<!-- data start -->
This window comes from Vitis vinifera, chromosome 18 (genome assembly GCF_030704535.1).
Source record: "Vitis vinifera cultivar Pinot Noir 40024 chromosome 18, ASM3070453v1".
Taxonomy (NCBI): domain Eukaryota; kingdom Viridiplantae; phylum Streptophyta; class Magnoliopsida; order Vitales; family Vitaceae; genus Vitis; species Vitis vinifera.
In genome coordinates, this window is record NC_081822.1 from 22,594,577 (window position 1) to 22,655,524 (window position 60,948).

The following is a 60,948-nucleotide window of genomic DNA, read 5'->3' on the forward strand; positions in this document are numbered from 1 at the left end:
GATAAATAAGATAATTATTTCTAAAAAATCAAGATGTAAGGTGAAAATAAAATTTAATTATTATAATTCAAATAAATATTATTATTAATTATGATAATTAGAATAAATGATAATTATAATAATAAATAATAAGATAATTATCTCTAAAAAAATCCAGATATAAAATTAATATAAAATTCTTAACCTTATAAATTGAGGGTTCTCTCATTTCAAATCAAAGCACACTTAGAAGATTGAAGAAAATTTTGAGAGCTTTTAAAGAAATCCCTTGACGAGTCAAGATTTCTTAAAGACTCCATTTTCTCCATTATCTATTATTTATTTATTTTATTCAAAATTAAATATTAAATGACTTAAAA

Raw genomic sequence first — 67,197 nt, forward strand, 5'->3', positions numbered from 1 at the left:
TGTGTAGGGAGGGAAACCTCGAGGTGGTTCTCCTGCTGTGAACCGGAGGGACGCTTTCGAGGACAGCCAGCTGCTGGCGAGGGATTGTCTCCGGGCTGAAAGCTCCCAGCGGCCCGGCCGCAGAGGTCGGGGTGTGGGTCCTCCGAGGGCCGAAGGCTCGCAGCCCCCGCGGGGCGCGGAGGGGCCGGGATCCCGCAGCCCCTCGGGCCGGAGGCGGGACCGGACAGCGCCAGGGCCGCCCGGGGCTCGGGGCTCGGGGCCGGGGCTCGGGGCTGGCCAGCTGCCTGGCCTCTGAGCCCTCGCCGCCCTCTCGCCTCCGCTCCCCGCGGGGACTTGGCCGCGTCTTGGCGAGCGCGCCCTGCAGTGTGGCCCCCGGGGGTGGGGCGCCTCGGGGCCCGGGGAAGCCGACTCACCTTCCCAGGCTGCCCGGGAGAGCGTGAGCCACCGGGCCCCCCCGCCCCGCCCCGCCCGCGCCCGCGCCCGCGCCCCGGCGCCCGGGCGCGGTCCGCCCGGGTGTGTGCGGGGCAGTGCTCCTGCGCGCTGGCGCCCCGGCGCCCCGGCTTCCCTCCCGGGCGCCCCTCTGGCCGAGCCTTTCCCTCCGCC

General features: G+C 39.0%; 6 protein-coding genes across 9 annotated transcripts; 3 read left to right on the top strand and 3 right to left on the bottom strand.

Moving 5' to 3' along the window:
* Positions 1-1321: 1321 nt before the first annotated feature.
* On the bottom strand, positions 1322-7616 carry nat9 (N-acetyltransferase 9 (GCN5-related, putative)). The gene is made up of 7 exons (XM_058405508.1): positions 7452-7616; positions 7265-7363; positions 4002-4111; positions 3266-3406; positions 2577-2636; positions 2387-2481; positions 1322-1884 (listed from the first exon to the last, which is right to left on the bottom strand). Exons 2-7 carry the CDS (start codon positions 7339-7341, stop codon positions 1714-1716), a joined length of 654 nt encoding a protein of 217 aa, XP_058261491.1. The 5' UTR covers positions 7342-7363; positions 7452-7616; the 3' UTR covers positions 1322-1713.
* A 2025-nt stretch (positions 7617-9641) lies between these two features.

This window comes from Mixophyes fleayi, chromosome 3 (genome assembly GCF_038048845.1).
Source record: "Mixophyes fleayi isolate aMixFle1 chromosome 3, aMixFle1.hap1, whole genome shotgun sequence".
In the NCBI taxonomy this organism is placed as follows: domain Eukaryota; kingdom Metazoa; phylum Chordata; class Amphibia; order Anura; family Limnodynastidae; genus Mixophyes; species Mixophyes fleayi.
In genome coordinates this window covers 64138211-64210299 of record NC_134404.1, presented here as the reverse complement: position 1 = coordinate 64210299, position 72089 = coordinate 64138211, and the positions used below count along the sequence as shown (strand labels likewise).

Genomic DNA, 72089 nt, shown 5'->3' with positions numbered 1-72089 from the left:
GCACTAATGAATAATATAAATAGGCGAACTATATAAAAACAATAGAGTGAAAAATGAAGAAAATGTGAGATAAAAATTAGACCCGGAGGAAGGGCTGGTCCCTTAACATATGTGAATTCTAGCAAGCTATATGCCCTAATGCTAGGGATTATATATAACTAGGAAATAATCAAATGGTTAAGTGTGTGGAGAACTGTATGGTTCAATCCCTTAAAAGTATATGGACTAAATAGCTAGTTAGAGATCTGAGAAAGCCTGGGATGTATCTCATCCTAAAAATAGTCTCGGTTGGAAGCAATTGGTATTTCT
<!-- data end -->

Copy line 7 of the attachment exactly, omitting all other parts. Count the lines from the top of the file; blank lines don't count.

Raw genomic sequence first — 67,197 nt, forward strand, 5'->3', positions numbered from 1 at the left: